Neologisms are new words, those created where none suitable to a particular situation exists in English. Anyone can do it. This was mine this morning (and why):

Looking at a particularly elegant couple standing near the bus-stop as I walked over the road to get the hallal chicken to put in my cauldron for the sacred feast, it occurred to me that if "Brexit" has now become the word for "going out with a bang", perhaps "hexit" should be the word for "going out with a witch."

This is my small contribution to the celebration of Hallowe'en this year.

07 October 2016

The subtle art of English humour

Any Russian who wants to understand what тонкий английский юмор is all about has TOTALLY, TOTALLY, TOTALLY got to listen to this documentary programme, possibly the funniest I have ever heard, about the Portsmouth Sinfonia, which was known in the 1970s as "the world's worst orchestra"....

05 October 2016

Donald Trump, Harry Truman and the right way to talk about history

This is how history ought to be described. At the same time, in the early part, the speaker describes Harry Truman as an early version of Donald Trump, only less respectable. Well worth listening to in the current context - but above all: this is how the stories should be told (click on picture to be redirected to the lecture):

David Pietrusza recounts the presidential campaign and election of 1948 that pitted Democratic President Harry Truman against Republican challenger Governor Thomas Dewey.

12 September 2016

The importance of language etiquette

I saw this picture on Facebook yesterday, and it carried with it this commentary which I thought sensible:

I don't judge people based on race, creed, color or gender. I judge people based on spelling, grammar, punctuation, and sentence structure

I wrote this in reply to the caption in the picture:

Surely, it is "wrong" spelling (not "bad" spelling), since that is a binary choice? A word is either correctly spelled or incorrectly spelled. It is not a question of taste where quality comes in (as in "good", "bad" or "indifferent"). Grammar can be incorrect, but can also simply be a different style, or foreign, and still be expressive. Incorrect spelling is just confusing - unless of course you are that semi-literate Irish gent in Goodbye to All That, whose name I forget, who used to write things like "the bluddy Bishop" - which I thought rather nice.

Curiously, a "grammar socialist" (if that's the opposite of a "grammar nazi") responded by saying rather curtly that I should "Get a life." I took that to mean that one should not criticise those who criticise misuse of English. But what is life if it is without communications? And how does communication work if we do not have accepted conventions for it?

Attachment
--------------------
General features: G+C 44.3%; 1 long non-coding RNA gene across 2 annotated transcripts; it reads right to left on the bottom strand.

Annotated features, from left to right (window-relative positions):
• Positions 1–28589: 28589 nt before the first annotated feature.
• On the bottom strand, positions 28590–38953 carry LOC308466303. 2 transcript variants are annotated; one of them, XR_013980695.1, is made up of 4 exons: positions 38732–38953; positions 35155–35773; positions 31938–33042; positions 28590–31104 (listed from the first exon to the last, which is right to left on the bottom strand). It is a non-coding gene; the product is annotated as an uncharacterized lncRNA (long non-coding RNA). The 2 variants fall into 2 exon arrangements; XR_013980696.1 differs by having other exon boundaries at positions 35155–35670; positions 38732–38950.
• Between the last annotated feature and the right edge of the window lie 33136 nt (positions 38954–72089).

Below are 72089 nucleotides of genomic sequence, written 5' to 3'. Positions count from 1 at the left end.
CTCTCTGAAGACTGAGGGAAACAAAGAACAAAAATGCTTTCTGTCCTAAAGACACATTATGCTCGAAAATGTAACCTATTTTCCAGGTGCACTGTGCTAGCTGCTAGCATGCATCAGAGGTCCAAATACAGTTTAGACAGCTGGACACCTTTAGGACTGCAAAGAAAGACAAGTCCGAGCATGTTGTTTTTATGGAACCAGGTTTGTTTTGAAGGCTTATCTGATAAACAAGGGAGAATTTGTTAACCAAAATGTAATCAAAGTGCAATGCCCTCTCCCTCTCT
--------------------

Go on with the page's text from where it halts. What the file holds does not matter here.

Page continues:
31 August 2016

Lawrence of Arabia: language, romance and marketing a political cause

Here a totally fascinating programme about Lawrence of Arabia. It has many echoes in connection with the chaos in the Middle East today - though I mention that simply to encourage "modern" people to listen to it since these days it seems that an interest in history for its own sake is rarely considered a good reason for withdrawing one's gaze from financial information, shopping offers, sporting trivia or the inanity of contemporary politics.
The programme is about a genius who fell in love with a culture that was not his own, achieved amazing things when his country needed him to in connection with that culture, and then was semi-betrayed by his own people who were in thrall to the version of "modernity" that was all the go in 1919 (at Versailles).
The Seven Pillars of Wisdom, his book about his role in the Arab Revolt in Palestine in the First World War, is written in extremely "romantic" language, which was designed to sell a cause - partly himself, and partly the rights of Arabs to be taken seriously in the partition of Palestine. The first worked, and the second didn't. But in making the attempt, Lawrence left behind an extraordinary work of factual literature. It is one of the English language's many "must reads". 

13 August 2016

Life, love and philosophy

It occurred to me listening to this programme just now, that I could never enjoy life "over the piece" with someone who did not enjoy listening to this sort of programme: